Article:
Year of Graduation


Document Type


Degree Name

MFA: Dance

Directing Professor

Jeffery Bullock


Western perceptions of intelligence in correlation with Cartesian Mind/Body Dualism can have a detrimental impact on the way students receive and are affected by information. In collegiate settings where students participate in Western concert dance technique classrooms and dance academic courses, a student’s reputation for excelling in one area or another can influence the teacher’s perception of the student’s abilities. This can cause instructors to presume a generalized understanding of what a student is capable of and encourage an unbalanced engagement with the student’s abilities within one type of classroom versus another. This work considers the author's experience within dance classrooms and the negative repercussions of her distorted self-perception centered on a first-person experience of the mind and a third-person experience of the body. In conjunction with reflection on personal experience, this work considers feminist, progressive, critical, and somatic pedagogy to inform communication methods to, about, and around students. The work culminates in offering careful communication to navigate dialogue within the classroom, as well as the author’s personal No Manifesto serving as an emphatic, evolving document that reinforces ideas of care, clarity, and intentionality within the dance classroom.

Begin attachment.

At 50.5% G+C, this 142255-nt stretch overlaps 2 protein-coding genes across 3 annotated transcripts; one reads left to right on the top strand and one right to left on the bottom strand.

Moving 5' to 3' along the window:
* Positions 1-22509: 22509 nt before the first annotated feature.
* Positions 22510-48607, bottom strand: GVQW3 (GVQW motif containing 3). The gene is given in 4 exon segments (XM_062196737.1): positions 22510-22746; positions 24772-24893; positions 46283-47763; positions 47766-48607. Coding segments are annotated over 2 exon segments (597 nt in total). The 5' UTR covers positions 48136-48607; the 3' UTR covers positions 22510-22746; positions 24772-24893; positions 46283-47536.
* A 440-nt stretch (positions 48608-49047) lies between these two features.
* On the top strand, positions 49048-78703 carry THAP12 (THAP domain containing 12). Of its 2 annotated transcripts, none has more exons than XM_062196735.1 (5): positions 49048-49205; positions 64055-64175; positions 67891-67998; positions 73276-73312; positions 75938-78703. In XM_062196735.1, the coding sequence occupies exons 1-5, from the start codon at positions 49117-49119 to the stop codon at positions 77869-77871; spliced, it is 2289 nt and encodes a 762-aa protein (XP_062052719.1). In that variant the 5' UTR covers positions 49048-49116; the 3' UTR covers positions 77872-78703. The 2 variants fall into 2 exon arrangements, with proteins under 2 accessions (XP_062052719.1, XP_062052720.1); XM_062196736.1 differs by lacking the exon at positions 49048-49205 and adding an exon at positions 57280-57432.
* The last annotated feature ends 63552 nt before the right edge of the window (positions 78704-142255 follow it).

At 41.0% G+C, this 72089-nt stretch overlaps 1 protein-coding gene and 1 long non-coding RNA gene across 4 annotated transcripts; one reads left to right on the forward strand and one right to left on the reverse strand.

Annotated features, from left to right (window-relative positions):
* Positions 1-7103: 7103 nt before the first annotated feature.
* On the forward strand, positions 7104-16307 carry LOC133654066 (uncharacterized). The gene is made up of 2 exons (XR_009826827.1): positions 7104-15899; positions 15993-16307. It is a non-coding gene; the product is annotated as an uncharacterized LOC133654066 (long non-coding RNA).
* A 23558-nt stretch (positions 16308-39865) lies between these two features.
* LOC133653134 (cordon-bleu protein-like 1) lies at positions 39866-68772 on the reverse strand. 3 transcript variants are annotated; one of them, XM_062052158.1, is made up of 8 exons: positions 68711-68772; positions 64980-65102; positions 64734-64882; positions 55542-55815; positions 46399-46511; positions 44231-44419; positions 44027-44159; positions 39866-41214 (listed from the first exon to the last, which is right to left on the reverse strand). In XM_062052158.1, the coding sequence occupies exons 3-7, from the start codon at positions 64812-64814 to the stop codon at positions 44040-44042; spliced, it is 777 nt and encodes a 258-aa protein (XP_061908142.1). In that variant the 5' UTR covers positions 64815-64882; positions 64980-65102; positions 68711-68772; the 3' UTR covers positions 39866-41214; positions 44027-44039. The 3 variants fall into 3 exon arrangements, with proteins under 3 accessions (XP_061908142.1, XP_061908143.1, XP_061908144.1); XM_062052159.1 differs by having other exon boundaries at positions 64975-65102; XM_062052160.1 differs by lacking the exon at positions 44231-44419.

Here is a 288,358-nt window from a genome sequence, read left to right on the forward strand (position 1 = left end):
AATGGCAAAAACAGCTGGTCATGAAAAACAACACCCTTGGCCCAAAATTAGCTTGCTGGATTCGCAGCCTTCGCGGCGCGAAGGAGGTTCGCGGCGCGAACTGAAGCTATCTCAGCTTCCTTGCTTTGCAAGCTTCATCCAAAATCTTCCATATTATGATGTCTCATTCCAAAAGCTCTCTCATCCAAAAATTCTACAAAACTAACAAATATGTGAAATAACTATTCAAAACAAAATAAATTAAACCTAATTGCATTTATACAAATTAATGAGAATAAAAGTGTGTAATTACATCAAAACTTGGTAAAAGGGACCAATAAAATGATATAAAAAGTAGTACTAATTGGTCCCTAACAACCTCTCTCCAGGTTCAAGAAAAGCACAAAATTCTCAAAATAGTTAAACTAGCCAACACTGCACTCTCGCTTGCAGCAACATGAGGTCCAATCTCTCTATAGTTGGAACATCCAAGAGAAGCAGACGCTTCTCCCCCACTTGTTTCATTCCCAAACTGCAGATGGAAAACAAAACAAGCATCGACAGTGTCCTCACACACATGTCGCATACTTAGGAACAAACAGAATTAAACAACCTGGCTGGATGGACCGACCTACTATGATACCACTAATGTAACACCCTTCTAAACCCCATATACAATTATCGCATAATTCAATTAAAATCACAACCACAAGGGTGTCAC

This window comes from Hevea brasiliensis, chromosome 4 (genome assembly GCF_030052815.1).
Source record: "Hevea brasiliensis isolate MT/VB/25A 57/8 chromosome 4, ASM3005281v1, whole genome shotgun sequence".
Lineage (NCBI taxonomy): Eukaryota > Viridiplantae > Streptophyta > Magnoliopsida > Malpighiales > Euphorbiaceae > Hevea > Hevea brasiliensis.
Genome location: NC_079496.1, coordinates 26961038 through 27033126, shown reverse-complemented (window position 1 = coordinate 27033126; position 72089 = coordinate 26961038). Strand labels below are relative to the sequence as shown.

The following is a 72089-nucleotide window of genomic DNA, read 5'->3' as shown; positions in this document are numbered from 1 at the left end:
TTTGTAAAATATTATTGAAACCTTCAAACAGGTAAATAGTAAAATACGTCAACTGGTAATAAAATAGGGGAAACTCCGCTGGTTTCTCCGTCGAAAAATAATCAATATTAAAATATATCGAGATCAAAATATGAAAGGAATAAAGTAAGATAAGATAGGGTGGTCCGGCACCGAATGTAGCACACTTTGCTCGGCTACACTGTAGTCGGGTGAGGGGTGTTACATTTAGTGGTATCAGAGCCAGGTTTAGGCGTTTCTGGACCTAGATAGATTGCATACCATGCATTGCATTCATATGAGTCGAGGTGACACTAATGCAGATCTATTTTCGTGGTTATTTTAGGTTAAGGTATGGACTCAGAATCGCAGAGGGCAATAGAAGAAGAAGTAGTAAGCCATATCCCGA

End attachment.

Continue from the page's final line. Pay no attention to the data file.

Performance Access Statement

If you wish to see the creative piece or performance that accompanied this thesis, please complete the Request Form, and you should receive a response from the Dance Department within two weeks.

Included in

Dance Commons